The number of ancestral homes turned into restaurants is seemingly on the rise nowadays. Its patrons, usually millennials who’ve settled miles away from their home, love how these can simulate a typical Filipino Sunday, wherein family and guests would come to partake in a hearty meal. Although most showcase heirloom recipes, the beautiful No. 9 Restaurant in Cebu City features edgy cuisine that fuses Mediterranean, Spanish, and Latin influences. Read more…
No. 9 is the brainchild of brothers Inaki and Pepin Martinez who brilliantly transformed their ancestral home in Benedicto Street to the restaurant it is today. Inaki, a former banker, deals mostly with the business side of the venture, while Chef Pepin handles the culinary aspect.
The restaurant was named precisely such because their former ancestral home, which they restored from its former glory, is located in No. 9 Benedicto Street. The best thing about the location is that, although near the city center, it’s tucked inside a affluent, quiet neighborhood, surrounded by condominiums, houses, and consulates; thus, patrons do get some privacy.
The stately home’s transformation was executed well. The restaurant’s breezy dining area features elegant wooden furnishings, trendy décor, and large windows that look into the yard.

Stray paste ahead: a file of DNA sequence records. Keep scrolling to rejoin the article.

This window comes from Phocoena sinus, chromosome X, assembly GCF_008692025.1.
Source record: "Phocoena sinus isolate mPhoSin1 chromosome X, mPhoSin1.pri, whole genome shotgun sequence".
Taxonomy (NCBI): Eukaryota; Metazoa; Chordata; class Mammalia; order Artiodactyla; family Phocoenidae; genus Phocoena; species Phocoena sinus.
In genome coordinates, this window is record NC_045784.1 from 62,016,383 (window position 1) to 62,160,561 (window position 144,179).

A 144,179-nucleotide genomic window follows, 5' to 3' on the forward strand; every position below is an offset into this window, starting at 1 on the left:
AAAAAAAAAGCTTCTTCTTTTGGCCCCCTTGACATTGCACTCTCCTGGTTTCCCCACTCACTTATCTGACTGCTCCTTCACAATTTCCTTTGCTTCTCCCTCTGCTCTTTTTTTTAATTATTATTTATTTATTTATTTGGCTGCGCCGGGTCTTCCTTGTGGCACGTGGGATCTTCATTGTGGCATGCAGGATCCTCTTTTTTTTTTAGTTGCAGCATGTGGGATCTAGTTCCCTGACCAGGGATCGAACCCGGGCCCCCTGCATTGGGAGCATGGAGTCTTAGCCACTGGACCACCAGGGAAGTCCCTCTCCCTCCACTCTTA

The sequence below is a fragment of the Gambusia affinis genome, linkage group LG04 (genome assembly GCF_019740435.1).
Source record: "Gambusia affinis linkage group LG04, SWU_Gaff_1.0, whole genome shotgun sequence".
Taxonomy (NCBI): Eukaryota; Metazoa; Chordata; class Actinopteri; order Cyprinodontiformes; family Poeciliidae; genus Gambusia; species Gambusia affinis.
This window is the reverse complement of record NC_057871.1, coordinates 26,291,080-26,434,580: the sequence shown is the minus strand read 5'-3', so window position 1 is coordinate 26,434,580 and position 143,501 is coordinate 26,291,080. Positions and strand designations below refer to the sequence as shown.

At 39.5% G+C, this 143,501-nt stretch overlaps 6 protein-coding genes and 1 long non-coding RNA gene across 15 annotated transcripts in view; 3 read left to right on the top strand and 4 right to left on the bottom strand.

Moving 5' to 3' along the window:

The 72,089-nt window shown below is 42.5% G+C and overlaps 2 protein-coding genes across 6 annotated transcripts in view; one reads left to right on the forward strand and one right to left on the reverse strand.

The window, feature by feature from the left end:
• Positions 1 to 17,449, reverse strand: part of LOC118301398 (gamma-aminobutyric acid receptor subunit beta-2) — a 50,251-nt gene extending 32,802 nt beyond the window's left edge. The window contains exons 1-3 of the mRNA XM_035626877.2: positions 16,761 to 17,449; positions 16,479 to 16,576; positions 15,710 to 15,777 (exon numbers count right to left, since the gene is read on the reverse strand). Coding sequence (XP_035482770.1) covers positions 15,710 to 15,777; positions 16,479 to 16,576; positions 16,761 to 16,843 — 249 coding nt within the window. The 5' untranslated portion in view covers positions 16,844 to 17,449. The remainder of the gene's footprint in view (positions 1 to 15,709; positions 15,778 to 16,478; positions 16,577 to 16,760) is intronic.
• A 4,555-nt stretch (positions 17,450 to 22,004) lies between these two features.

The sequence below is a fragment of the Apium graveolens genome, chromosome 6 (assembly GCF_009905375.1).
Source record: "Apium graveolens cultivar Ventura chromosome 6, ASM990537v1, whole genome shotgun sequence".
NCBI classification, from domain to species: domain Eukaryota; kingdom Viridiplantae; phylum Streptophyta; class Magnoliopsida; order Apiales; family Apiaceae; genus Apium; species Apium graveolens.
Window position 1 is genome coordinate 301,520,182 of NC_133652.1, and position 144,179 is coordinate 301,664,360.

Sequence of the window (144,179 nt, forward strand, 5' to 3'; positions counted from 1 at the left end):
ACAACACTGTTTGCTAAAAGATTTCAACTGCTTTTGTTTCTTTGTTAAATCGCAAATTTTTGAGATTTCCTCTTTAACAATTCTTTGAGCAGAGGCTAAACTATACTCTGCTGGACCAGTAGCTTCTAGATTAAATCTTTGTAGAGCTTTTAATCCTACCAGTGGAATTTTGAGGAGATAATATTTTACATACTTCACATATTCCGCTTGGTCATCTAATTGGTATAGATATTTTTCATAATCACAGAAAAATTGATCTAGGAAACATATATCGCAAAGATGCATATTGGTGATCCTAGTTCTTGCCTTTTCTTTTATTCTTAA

Their cuisine is a fusion of Spanish, Mediterranean, and Latin influences; hence, upon a closer look of their menu, such items as arroz and chorizo are mentioned more than once.
Whilst waiting for the big meal ahead of us, I took sips from their signature Cocojito, a refreshing medley of coconut rum, lime, and mint leaves.
The first course, Sopa de Ajo, was not only tasty but rather interesting as well. A slow-cooked egg, topped with garlic and sourdough croutons, sits neatly in a bowl as a broth is poured.
The starter was Escalivada, a smoky Spanish vegetable dish. No. 9’s take consists of charred eggplant, slow-cooked egg, and piperrada or sauteed peppers, onions, and tomatoes.
To fully explore the menu, we tried three entrees. First up was my favorite, the Butifarra con Judias, a Catalan dish consisting of pork sausages and white bean with a cool aioli on top. Next was the intriguing Fideo Negro, which is broken noodles tossed with a squid ink sauce and topped with chorizo, squid rings, and aioli. And lastly, we were delighted by their gorgeous Cerdo—crispy and tender pork belly crowned with arugula and doused with fresh salsa verde.
For dessert, they served us a Crème Catalana con Mango, which twists the usual custard with mangoes Cebu is famous for. It thus ended on a sweet note one of the best meals we’ve ever had in the Queen City of the South.